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Prehospital use of cervical collars in trauma patients: a critical review.

Authors
  • Sundstrøm, Terje
  • Asbjørnsen, Helge
  • Habiba, Samer
  • Sunde, Geir Arne
  • Wester, Knut
Type
Published Article
Journal
Journal of Neurotrauma
Publisher
Mary Ann Liebert
Publication Date
Mar 15, 2014
Volume
31
Issue
6
Pages
531–540
Identifiers
DOI: 10.1089/neu.2013.3094
PMID: 23962031
Source
Medline
License
Unknown

Abstract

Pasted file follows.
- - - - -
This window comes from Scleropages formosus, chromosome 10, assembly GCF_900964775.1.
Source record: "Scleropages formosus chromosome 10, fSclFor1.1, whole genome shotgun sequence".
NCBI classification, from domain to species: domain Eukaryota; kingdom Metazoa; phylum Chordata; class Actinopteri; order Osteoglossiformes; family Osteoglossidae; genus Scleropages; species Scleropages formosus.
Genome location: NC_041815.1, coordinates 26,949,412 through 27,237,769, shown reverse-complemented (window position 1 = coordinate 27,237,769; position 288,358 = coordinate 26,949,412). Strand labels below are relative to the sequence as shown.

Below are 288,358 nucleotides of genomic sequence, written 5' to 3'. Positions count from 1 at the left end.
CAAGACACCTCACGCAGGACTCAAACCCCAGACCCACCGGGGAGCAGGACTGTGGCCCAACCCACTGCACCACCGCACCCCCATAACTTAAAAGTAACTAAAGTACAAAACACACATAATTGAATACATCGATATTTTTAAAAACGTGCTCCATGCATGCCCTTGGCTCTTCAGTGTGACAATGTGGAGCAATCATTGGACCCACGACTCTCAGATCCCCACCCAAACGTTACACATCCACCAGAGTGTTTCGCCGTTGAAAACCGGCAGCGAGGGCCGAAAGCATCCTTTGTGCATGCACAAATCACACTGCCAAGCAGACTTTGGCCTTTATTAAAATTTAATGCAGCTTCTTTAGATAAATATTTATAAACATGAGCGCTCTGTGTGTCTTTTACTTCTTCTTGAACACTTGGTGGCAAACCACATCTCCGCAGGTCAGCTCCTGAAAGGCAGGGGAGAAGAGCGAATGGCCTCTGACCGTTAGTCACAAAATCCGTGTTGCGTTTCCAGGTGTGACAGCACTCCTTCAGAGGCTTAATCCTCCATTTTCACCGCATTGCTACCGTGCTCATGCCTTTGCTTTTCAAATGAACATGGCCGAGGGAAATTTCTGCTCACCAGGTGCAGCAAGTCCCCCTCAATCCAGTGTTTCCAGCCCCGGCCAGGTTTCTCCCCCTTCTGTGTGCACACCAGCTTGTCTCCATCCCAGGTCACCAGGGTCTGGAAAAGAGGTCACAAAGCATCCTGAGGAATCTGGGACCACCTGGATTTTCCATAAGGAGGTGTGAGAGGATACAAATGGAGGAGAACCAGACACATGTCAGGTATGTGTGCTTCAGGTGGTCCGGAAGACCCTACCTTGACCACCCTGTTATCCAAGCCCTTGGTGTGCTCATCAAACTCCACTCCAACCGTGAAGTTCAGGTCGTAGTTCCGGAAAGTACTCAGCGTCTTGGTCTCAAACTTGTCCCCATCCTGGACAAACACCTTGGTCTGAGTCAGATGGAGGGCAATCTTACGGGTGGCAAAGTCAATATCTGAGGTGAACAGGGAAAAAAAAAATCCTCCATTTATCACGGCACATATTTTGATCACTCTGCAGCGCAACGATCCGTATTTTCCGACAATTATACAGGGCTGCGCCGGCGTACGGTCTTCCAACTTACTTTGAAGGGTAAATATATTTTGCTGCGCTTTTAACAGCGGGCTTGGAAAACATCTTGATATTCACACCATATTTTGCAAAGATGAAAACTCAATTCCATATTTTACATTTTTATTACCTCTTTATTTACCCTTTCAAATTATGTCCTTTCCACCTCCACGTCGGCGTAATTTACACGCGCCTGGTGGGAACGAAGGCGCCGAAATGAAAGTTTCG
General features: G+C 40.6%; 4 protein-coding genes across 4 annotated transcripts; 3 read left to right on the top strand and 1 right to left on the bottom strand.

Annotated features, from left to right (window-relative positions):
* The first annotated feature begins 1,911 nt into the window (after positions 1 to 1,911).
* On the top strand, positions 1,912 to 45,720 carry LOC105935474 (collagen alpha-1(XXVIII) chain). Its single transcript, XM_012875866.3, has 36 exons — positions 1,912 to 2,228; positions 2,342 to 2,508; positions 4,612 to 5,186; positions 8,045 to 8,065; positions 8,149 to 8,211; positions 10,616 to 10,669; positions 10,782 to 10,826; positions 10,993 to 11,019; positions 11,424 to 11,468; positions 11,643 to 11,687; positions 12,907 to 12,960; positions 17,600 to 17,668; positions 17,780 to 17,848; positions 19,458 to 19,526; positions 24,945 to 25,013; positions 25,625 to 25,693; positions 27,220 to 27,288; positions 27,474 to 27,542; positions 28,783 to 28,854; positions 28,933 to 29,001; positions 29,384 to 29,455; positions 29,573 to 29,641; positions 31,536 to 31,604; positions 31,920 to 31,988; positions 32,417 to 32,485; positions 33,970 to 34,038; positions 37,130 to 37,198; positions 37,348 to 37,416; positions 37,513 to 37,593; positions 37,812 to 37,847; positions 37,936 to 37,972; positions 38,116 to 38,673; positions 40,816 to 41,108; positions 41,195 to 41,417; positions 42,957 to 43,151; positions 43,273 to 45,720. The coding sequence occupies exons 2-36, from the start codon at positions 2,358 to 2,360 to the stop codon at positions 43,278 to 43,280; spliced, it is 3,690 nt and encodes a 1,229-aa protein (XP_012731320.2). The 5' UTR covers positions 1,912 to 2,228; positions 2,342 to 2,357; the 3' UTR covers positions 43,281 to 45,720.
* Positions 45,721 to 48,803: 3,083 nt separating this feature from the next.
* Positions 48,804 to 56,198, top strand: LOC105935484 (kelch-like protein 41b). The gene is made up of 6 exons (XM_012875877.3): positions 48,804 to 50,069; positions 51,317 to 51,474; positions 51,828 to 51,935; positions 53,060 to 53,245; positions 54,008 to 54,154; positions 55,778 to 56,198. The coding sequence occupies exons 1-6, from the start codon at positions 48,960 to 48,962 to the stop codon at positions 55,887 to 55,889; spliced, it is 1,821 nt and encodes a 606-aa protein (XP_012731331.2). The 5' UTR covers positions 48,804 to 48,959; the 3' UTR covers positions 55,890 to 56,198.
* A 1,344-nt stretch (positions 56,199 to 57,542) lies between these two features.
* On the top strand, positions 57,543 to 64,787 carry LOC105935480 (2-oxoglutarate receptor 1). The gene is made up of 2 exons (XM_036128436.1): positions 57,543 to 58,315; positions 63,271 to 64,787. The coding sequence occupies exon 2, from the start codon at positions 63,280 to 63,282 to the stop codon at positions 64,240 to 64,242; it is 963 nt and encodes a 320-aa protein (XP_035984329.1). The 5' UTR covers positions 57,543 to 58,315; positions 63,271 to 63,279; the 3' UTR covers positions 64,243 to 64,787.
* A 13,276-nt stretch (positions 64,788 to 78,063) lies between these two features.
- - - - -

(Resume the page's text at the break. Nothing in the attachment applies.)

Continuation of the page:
The cervical collar has been routinely used for trauma patients for more than 30 years and is a hallmark of state-of-the-art prehospital trauma care. However, the existing evidence for this practice is limited: Randomized, controlled trials are largely missing, and there are uncertain effects on mortality, neurological injury, and spinal stability. Even more concerning, there is a growing body of evidence and opinion against the use of collars. It has been argued that collars cause more harm than good, and that we should simply stop using them. In this critical review, we discuss the pros and cons of collar use in trauma patients and reflect on how we can move our clinical practice forward. Conclusively, we propose a safe, effective strategy for prehospital spinal immobilization that does not include routine use of collars.

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